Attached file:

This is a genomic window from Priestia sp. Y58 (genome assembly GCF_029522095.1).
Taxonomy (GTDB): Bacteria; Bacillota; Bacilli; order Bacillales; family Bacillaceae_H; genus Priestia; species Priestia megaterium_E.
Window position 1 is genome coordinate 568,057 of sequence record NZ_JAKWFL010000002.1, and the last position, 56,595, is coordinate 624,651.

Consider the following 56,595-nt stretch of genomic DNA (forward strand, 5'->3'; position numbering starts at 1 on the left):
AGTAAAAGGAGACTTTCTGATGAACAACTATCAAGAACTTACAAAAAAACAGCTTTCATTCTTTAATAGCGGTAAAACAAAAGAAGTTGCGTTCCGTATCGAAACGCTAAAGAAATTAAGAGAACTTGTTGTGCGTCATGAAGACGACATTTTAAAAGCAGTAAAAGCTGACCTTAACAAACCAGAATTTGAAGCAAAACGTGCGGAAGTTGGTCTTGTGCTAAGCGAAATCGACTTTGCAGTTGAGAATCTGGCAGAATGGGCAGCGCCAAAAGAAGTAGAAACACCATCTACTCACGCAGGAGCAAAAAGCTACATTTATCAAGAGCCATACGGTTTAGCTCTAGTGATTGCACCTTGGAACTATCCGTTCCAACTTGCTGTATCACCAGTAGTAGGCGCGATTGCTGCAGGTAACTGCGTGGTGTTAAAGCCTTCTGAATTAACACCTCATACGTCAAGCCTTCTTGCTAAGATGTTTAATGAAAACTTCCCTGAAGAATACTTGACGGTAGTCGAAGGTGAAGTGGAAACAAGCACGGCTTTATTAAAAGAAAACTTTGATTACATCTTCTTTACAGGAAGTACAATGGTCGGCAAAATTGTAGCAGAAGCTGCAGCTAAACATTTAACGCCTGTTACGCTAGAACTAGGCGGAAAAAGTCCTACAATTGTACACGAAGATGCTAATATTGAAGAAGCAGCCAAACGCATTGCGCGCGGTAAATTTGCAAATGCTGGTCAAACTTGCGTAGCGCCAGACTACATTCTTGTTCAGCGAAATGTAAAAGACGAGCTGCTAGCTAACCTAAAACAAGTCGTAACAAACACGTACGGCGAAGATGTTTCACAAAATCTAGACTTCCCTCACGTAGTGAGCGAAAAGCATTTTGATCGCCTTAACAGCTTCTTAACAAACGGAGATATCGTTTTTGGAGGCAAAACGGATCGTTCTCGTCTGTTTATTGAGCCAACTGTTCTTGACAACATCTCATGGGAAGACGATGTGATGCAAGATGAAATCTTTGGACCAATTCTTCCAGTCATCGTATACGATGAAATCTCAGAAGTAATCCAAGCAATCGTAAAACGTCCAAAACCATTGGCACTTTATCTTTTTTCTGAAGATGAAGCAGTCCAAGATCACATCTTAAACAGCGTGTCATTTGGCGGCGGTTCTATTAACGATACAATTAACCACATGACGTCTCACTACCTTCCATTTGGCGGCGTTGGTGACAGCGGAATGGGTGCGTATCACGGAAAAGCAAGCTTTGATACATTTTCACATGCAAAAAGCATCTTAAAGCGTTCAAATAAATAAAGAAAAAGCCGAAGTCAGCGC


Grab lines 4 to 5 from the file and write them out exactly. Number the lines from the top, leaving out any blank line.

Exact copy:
Consider the following 56,595-nt stretch of genomic DNA (forward strand, 5'->3'; position numbering starts at 1 on the left):
AGTAAAAGGAGACTTTCTGATGAACAACTATCAAGAACTTACAAAAAAACAGCTTTCATTCTTTAATAGCGGTAAAACAAAAGAAGTTGCGTTCCGTATCGAAACGCTAAAGAAATTAAGAGAACTTGTTGTGCGTCATGAAGACGACATTTTAAAAGCAGTAAAAGCTGACCTTAACAAACCAGAATTTGAAGCAAAACGTGCGGAAGTTGGTCTTGTGCTAAGCGAAATCGACTTTGCAGTTGAGAATCTGGCAGAATGGGCAGCGCCAAAAGAAGTAGAAACACCATCTACTCACGCAGGAGCAAAAAGCTACATTTATCAAGAGCCATACGGTTTAGCTCTAGTGATTGCACCTTGGAACTATCCGTTCCAACTTGCTGTATCACCAGTAGTAGGCGCGATTGCTGCAGGTAACTGCGTGGTGTTAAAGCCTTCTGAATTAACACCTCATACGTCAAGCCTTCTTGCTAAGATGTTTAATGAAAACTTCCCTGAAGAATACTTGACGGTAGTCGAAGGTGAAGTGGAAACAAGCACGGCTTTATTAAAAGAAAACTTTGATTACATCTTCTTTACAGGAAGTACAATGGTCGGCAAAATTGTAGCAGAAGCTGCAGCTAAACATTTAACGCCTGTTACGCTAGAACTAGGCGGAAAAAGTCCTACAATTGTACACGAAGATGCTAATATTGAAGAAGCAGCCAAACGCATTGCGCGCGGTAAATTTGCAAATGCTGGTCAAACTTGCGTAGCGCCAGACTACATTCTTGTTCAGCGAAATGTAAAAGACGAGCTGCTAGCTAACCTAAAACAAGTCGTAACAAACACGTACGGCGAAGATGTTTCACAAAATCTAGACTTCCCTCACGTAGTGAGCGAAAAGCATTTTGATCGCCTTAACAGCTTCTTAACAAACGGAGATATCGTTTTTGGAGGCAAAACGGATCGTTCTCGTCTGTTTATTGAGCCAACTGTTCTTGACAACATCTCATGGGAAGACGATGTGATGCAAGATGAAATCTTTGGACCAATTCTTCCAGTCATCGTATACGATGAAATCTCAGAAGTAATCCAAGCAATCGTAAAACGTCCAAAACCATTGGCACTTTATCTTTTTTCTGAAGATGAAGCAGTCCAAGATCACATCTTAAACAGCGTGTCATTTGGCGGCGGTTCTATTAACGATACAATTAACCACATGACGTCTCACTACCTTCCATTTGGCGGCGTTGGTGACAGCGGAATGGGTGCGTATCACGGAAAAGCAAGCTTTGATACATTTTCACATGCAAAAAGCATCTTAAAGCGTTCAAATAAATAAAGAAAAAGCCGAAGTCAGCGC